The reality behind a common myth

There is this idea that the U.S. is fading, especially in the manufacturing sector. China is seen as predominant and overwhelming – just try to find anything of non-Chinese manufacture in WalMart some folks say trying to uphold this view. Despite this evidence, CBS News says the U.S. Factories Still Out-Produce China.

America remains by far the No. 1 manufacturing country. It out-produces No. 2 China by more than 40 percent. U.S. manufacturers cranked out nearly $1.7 trillion in goods in 2009, according to the United Nations.

The story of American factories essentially boils down to this: They’ve managed to make more goods with fewer workers.

The United States has lost nearly 8 million factory jobs since manufacturing employment peaked at 19.6 million in mid-1979. U.S. manufacturers have placed near the top of world rankings in productivity gains over the past three decades.

That higher productivity has meant a leaner manufacturing force that’s capitalized on efficiency.

The U.S. remains No. 1 in global manufacturing, accounting for 18 percent of global manufacturing output in 2008.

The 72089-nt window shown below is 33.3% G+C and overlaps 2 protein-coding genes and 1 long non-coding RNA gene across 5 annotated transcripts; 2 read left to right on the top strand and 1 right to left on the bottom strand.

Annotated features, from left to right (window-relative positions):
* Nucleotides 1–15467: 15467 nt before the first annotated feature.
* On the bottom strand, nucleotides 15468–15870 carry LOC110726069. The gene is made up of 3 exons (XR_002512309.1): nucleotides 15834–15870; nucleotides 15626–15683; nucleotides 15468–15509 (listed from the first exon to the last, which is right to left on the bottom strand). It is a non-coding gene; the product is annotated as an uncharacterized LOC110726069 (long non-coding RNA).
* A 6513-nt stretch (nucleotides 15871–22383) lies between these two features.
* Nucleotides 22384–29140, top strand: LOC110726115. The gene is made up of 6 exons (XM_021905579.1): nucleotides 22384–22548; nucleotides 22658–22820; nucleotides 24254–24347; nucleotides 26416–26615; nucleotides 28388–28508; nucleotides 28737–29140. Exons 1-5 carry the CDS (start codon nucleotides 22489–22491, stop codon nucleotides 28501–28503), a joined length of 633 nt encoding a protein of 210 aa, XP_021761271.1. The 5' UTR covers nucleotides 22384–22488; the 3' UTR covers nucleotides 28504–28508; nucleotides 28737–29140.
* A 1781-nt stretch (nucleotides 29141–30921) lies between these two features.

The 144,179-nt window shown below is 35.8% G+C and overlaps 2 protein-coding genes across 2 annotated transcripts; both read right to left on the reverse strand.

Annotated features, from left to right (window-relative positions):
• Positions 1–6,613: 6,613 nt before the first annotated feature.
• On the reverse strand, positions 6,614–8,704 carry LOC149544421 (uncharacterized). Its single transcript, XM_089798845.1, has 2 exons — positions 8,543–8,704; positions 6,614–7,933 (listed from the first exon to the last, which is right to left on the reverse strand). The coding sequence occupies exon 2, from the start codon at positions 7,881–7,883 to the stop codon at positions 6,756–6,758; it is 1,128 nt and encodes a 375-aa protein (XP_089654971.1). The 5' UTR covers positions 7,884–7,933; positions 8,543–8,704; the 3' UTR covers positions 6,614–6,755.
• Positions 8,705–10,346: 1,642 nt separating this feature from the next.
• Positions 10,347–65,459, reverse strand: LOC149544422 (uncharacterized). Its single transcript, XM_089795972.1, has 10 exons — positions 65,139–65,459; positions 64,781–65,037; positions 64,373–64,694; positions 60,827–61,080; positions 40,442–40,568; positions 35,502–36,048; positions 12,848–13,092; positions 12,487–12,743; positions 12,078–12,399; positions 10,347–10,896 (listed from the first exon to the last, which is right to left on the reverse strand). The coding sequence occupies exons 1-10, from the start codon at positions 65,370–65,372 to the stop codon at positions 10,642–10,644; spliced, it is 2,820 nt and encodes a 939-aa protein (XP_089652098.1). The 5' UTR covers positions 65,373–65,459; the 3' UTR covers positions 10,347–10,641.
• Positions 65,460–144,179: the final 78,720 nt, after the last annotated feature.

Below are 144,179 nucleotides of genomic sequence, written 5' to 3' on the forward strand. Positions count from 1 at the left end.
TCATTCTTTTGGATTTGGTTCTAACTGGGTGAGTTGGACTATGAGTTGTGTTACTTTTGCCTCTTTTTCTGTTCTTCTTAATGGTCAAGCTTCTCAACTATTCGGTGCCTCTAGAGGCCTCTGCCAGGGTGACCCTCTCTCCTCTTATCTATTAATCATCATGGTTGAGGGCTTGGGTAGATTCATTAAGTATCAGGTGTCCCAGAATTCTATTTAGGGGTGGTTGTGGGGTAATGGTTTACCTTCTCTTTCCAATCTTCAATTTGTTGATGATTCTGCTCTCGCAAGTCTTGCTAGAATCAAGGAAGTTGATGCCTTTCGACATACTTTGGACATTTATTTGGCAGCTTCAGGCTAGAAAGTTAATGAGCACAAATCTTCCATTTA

And what about the WalMart experience?

What’s changed is that U.S. manufacturers have abandoned products with thin profit margins, like consumer electronics, toys and shoes. They’ve ceded that sector to China, Indonesia and other emerging nations with low labor costs.

The issue has many concepts to study. The perceptions showing a success of the propaganda of the America hating crowd is one. The reasons for U.S. manufacturing efficiency is another. The infrastructure, governmental stability, and cultural impact on manufacturing is another.

The impact of the misperceptions can be seen in ideas for improving economic vitality in the U.S. Many of these involve government funded subsidies and incubators. Subsidies for things like “green” energy development. Incubators to help jump start industries that otherwise could not stand on their own (like businesses that depend upon government subsidies).

California is a prime example. As Hanson has noted, much of the infrastructure such as roads, the power grid, energy supply, and water has deteriorated while rules and regulations aimed at business have proliferated. Even the most basic production, farming, has been strangled.

The U.S. is still pre-eminent despite all these burdens on its abilities. It seems that the first question at hand is whether the pre-eminence is to be maintained or not. Much of the dialogue these days seems to be towards taking the U.S. down a few pegs so that it can join the other second tier nations for some reason. That’s a subject for introspection.

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